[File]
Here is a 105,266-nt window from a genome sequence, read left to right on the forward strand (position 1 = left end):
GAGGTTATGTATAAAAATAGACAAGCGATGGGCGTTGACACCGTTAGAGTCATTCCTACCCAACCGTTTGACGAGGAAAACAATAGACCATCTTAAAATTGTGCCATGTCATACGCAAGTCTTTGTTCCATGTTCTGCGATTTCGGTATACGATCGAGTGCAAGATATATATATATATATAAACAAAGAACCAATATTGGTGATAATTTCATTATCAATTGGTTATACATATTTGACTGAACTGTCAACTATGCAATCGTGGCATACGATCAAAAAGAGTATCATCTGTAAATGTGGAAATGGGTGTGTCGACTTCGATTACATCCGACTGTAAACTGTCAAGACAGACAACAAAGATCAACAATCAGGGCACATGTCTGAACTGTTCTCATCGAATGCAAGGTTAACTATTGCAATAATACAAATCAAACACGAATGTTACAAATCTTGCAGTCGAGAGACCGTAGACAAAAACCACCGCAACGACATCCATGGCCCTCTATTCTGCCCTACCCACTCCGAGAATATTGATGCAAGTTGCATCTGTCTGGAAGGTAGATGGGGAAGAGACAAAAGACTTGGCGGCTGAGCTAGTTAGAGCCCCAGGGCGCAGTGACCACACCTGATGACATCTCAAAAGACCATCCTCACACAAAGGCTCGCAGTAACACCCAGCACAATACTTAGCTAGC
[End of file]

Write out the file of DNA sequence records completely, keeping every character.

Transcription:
Here is a 105,266-nt window from a genome sequence, read left to right on the forward strand (position 1 = left end):
GAGGTTATGTATAAAAATAGACAAGCGATGGGCGTTGACACCGTTAGAGTCATTCCTACCCAACCGTTTGACGAGGAAAACAATAGACCATCTTAAAATTGTGCCATGTCATACGCAAGTCTTTGTTCCATGTTCTGCGATTTCGGTATACGATCGAGTGCAAGATATATATATATATATAAACAAAGAACCAATATTGGTGATAATTTCATTATCAATTGGTTATACATATTTGACTGAACTGTCAACTATGCAATCGTGGCATACGATCAAAAAGAGTATCATCTGTAAATGTGGAAATGGGTGTGTCGACTTCGATTACATCCGACTGTAAACTGTCAAGACAGACAACAAAGATCAACAATCAGGGCACATGTCTGAACTGTTCTCATCGAATGCAAGGTTAACTATTGCAATAATACAAATCAAACACGAATGTTACAAATCTTGCAGTCGAGAGACCGTAGACAAAAACCACCGCAACGACATCCATGGCCCTCTATTCTGCCCTACCCACTCCGAGAATATTGATGCAAGTTGCATCTGTCTGGAAGGTAGATGGGGAAGAGACAAAAGACTTGGCGGCTGAGCTAGTTAGAGCCCCAGGGCGCAGTGACCACACCTGATGACATCTCAAAAGACCATCCTCACACAAAGGCTCGCAGTAACACCCAGCACAATACTTAGCTAGC